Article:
The fate of the Dakota Access pipeline could be decided tomorrow, Friday, at a U.S. court hearing, where federal regulators would trigger a months-long shutdown of the project; while de Joe Biden administration completes a wider environmental review of the project, a Reuters report advances.
Firstly, the project intends to expand its capacity to further 750,000 barrels a day, from current 570,000. However, the expansion plan have been simultaneous to the legal battles in courts. As for now, the market has been increasingly worried about the shutdown.
Secondly, the Dakota Access Pipeline (DAPL) ships its capacity from North Dakota to the U.S. Midwest and Gulf Coast. Since a D.C. court threw out a key permit for the project, it has been in danger to shut down.
Thirdly, the U.S. Army Corps of Engineers, which is in charge of issuing the permit for the pipeline, as it goes under waters, will detail plans for the pipeline at the hearing; just before the U.S. District Court for the District of Columbia.
In fact, it was this court that precisely canceled the pipeline’s permit, back in July. It order it to undergo a thorough environmental review. As the Standing Rock Sioux Tribe and other plaintiffs claim that DAPL greatly harms the ecosystem and their lands from North Dakota to Illinois.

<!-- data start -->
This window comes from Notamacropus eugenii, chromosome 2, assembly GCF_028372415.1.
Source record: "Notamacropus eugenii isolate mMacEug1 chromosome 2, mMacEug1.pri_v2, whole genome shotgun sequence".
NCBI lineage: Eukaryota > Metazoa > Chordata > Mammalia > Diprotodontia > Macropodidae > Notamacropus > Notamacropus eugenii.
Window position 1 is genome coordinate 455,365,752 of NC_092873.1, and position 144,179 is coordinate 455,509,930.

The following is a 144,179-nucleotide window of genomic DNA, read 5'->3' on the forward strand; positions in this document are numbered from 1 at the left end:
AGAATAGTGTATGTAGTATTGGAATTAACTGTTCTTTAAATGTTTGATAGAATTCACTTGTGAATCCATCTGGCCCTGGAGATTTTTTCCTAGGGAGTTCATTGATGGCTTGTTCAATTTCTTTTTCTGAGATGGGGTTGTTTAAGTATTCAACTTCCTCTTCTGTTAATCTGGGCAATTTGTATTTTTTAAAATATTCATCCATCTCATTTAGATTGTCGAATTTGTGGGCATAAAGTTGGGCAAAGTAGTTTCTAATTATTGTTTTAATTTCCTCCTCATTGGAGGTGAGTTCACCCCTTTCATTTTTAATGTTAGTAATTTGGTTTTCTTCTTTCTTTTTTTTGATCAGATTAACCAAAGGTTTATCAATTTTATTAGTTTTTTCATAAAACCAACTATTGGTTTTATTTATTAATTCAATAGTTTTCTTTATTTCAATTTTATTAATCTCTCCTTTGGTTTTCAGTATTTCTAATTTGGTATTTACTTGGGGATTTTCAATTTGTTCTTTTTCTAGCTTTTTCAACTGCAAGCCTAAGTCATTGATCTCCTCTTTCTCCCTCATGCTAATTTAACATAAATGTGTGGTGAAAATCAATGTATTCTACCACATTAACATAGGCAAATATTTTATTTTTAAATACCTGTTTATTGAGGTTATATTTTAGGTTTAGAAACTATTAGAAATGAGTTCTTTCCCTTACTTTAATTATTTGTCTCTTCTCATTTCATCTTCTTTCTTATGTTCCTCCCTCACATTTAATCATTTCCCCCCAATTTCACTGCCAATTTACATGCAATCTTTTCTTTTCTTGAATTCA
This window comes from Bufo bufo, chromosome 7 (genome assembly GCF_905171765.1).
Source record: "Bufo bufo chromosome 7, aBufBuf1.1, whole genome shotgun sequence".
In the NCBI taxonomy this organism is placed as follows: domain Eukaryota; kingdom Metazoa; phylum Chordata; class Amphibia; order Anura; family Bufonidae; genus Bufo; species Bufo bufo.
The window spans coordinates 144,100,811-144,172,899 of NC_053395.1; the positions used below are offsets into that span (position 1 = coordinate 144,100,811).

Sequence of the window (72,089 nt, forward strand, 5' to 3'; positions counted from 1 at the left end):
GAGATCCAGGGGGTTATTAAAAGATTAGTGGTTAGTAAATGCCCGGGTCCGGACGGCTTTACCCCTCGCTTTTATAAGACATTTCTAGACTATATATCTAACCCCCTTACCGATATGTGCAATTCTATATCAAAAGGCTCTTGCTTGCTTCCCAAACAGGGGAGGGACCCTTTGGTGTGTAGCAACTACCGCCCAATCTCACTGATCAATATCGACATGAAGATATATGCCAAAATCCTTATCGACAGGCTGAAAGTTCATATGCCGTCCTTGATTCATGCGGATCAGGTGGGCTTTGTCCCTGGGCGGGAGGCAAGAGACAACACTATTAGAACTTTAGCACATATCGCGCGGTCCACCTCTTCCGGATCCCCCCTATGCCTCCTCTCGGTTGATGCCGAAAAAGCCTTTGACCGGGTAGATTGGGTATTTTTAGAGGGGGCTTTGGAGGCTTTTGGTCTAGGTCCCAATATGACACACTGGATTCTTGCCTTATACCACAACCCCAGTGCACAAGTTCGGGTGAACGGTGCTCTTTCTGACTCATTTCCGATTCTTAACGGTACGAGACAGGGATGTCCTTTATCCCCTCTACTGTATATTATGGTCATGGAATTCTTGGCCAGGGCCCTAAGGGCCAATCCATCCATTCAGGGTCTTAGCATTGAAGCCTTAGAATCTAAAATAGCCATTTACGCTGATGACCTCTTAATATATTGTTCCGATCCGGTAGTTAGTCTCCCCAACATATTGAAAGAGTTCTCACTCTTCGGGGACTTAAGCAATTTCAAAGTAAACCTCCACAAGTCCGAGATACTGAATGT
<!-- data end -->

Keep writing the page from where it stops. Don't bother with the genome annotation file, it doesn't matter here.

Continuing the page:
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Oil markets to be shaken if the Dakota Access Pipeline is shut
Moreover, Glenn Schwartz, analyst at energy consultancy Rapidan Energy Group, quoted by Reuters, said. “It is more likely than not that the pipeline gets shut down, at least temporarily.”
Indeed, it was Donald Trump who fast-tracked the permitting process and allowed the line to enter service despite opposition from environmental groups and Native American tribes. However, as Joe Biden took the presidency, he axed important projects like Keystone XL, setting a precedent for projects like this, to be shut also.
In addition, Native American groups claim the Dakota Access Pipeline threatens a drinking water supply and should not continue to run; in fact, it was Trump’s U.S. Corps of Engineers who greenlighted the permit for DAPL to operate under the water source used by Native American tribes.
Consequently, since the Corps gave the permit for the Dakota Access Pipeline to cross under Lake Oahe, it has been legally trespassing federal land. Therefore, the odd of it continuing in operations are of 30%, according to Reuters.
Finally, if the line were shut, oil companies in the area would need to rely on existing smaller pipelines and other methods of shipping their crude, like by rail. “U.S. crude markets would be shaken up by the shutdown; it is the primary link from the Bakken to Midwest and Gulf Coast markets,” wrote analysts at BTU Analytics.